* C$ ends session at C$0.9869, or $1.0133
* C$ peaked at C$0.9848, highest since May, 2008
* Consolidated Thompson bid helps sentiment
* Bond prices fall across the curve as risk appetite rises
(Updates, adds details, comments)
TORONTO, Jan 12 (Reuters) - The Canadian dollar broke
through a key resistance level to hit a 2-1/2 year high against
its U.S. counterpart on Wednesday, as a positive development in
Europe's debt crisis helped lift higher-yielding currencies.
The Canadian dollar strengthened along with commodity
prices and global equity markets after healthy demand for
Portuguese bonds temporarily eased worries over the region's
debt problems. Oil, copper and gold prices all rose. [O/R]
Canada is a major producer of natural resources and its
currency often rises as commodity prices gain.
For a graphic on the link between the Canadian dollar and
commodity prices, see:
The Canadian dollar
, which climbed for the 12th
straight session, peaked at C$0.9848 to the U.S. dollar, or
$1.0154 earlier in the session, its best level since May 2008.
[CAD/]. Analysts said the move through last week's high of
C$0.9889 helped trigger the jump.
"We had one of those risk-on days," said RBC Capital
Markets currency strategist David Watt.
"It was largely oriented toward the risk sentiment and the
events that were happening in Europe."
News late on Tuesday that U.S.-based Cliffs Natural
agreed to buy Canada's Consolidated Thompson
Iron Mines for C$4.07 billion was also seen as
supportive. Acquisitions of Canadian companies by foreigners
tend to strengthen the Canadian dollar.
"It adds in general to a positive backdrop for the Canadian
dollar overall," said Watt, but added: "If there was
significant M&A flow, I might've expected the Canadian dollar
to do somewhat better ... They don't necessarily want to buy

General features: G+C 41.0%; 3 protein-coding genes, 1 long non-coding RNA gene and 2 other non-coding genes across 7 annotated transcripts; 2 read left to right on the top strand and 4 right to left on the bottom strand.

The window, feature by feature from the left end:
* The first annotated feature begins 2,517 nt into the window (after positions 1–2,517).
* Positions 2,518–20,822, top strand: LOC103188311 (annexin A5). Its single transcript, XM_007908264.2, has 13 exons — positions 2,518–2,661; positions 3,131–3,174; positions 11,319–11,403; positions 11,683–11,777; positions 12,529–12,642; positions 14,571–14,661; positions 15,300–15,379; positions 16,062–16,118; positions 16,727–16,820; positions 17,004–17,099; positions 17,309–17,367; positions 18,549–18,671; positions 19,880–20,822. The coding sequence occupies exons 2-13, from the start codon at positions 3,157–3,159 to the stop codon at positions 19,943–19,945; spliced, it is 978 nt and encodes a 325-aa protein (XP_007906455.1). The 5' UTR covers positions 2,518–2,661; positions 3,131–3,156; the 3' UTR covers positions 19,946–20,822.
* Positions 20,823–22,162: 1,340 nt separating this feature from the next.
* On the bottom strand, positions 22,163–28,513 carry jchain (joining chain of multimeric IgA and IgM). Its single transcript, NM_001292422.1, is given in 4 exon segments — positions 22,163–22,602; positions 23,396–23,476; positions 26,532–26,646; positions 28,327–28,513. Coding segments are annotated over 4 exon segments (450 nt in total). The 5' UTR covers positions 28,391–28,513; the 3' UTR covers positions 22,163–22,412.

near the peak for the Canadian dollar, or the trough for
The Canadian dollar eased away from the 2-1/2 highs to
finish the day at C$0.9869 to the U.S. dollar, or $1.0133,
still up from Tuesday's North American finish of C$0.9897 to
the U.S. dollar, or $1.0104.
Some analysts believe the currency could soon slide before
climbing further, hurt by traders' reluctance to test
near-record highs. [ID:nN12235221]
Finance Minister Jim Flaherty said on Wednesday the
Canadian dollar reflected the country's healthy fiscal position
and warned not to expect a return to the days where it was
BONDS DECLINE ON RISK APPETITE
Canadian bond prices were lower across the curve as North
American investors in general lost interest in safe-haven debt.
The two-year bond
fell 3 Canadian cent to yield
1.750 percent, while the 10-year bond dropped 28
Canadian cents to yield 3.260 percent.
"The bigger risk-on theme is stemming from the fact that
there's a successful Portuguese auction, there is some more
favorable comments coming out of the euro zone peripherals,"
said Ian Pollick, a portfolio strategist at TD Securities.
"Risk appetite is returning to the market somewhat and
yields are suffering as a consequence."
Even so, Canada's auction of five-year bonds on Wednesday
met with decent demand. The sale of C$3.2 billion government
bonds, due June 1, 2016, produced an average yield of 2.674
percent, up from 2.182 percent during the previous auction in
(Editing by Jeffrey Hodgson)